When anxiety controls our lives, it’s a lot like that automatic feeling of cold. We experience a stimulus – say, a social situation – that triggers an automatic response, the fear and panic and ultimately anxiety.

Traditional therapeutic techniques tend to provide strategies for managing these automatic thoughts. We might learn to control the fear, for example, but they still exist. And that’s why many traditional treatments fail. The fear and panic – the root causes of your anxiety still exist.

With hypnosis, you can begin to remove the information in your subconscious that’s telling you to feel fear and panic in certain situations.

Reframing Your Subconscious Thoughts

Say, for instance, public speaking induces anxiety for someone. Often, the underlying cause is fear of failure, of facing colleagues face-to-face, of forgetting what you’re going to say, etc.

Without removing that fear, the anxiety will always remain in place. Sure, it may become more manageable. Many people who fear public speaking do, in fact, learn to speak confidently in front of crowds.

But that fear – which is irrational – remains. It’s still a burden, and even if you it can be managed, it can pop up months or years in the future.

Hypnosis works by helping clients examine the subconscious.

Here’s how: In a state of hypnosis (a highly relaxed, aware state), the mind and body are at ease. In this state, we’re able to bypass our critical thoughts, and we can move right to the subconscious.

We can look at our automatic thoughts. For example, we might choose to examine why that cold breeze makes us think we’re cold, or in this case, why an event or situation induces anxiety. Hypnosis for anxiety might include a variety of steps, including:

  • Examining and Identifying Emotions: At the beginning of a hypnotherapy session, you might be asked to describe the feelings that trigger anxiety – like fear, panic, humiliation or shame. Starting at this point, you can begin to isolate and identify the true triggers. You’ll also be asked to find where these feelings originate from in the body – i.e. dryness in the throat, or tightness in the stomach. These emotions are just like that feeling of cold; they’re triggered automatically based on past information.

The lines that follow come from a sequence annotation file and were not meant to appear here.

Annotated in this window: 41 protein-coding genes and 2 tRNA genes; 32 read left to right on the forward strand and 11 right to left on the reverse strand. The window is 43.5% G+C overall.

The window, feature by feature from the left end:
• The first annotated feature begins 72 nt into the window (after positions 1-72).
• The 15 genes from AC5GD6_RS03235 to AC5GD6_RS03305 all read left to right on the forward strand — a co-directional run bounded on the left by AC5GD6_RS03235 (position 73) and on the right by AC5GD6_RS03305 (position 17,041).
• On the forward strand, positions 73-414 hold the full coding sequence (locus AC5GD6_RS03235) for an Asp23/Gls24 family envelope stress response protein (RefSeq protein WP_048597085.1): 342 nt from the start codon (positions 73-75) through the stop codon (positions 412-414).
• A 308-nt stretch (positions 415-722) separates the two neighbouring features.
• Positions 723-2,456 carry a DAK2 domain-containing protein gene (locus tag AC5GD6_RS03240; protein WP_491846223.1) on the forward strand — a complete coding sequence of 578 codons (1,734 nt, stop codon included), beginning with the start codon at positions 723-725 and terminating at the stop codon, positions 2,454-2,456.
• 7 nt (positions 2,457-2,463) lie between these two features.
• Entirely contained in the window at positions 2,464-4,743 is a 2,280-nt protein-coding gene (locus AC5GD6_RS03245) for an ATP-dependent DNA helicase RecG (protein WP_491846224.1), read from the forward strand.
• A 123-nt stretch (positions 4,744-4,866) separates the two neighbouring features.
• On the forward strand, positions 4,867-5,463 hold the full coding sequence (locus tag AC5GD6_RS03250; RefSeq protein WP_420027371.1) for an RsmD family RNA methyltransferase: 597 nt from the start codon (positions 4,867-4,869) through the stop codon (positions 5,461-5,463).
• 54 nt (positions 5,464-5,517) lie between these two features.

• Exploring Your Experiences with Anxiety: While in hypnosis, you open a direct line to your subconscious mind. The experiences and information that trigger your anxiety live here, and they’re often related to past experiences. A hypnotherapist may ask you to talk about one of your first experiences with anxiety, for example. This will help you get down to what’s actually triggering the irrational fear and stoking the emotions you experience when in an anxiety-inducing situation.
  • Offering Relief from Past Experiences: Our minds are fast learners. It may only take one negative experience with, say, public speaking to induce a lifetime of performance anxiety. While in hypnosis, we can reframe those negative experiences. For example, a person might identify an elementary school public speaking assignment that went poorly. One hypnosis strategy would be to help the person reimagine that experience – but with a positive outcome. The imagined younger self can then release this experience, which reduces the adult self’s reliance on it as a frame of reference.  

Anxiety Hypnotherapy: What to Expect

So how does hypnotherapy work? What does it entail? For starters, there are a variety of ways to practice hypnosis.

You can visit a certified hypnotherapist, who will interview you about your anxiety and provide a tailored hypnosis for you. Or you might practice self-hypnosis, in which, you follow a script or recording to reach hypnosis yourself.

Both types of hypnosis follow a similar process. The most common steps include: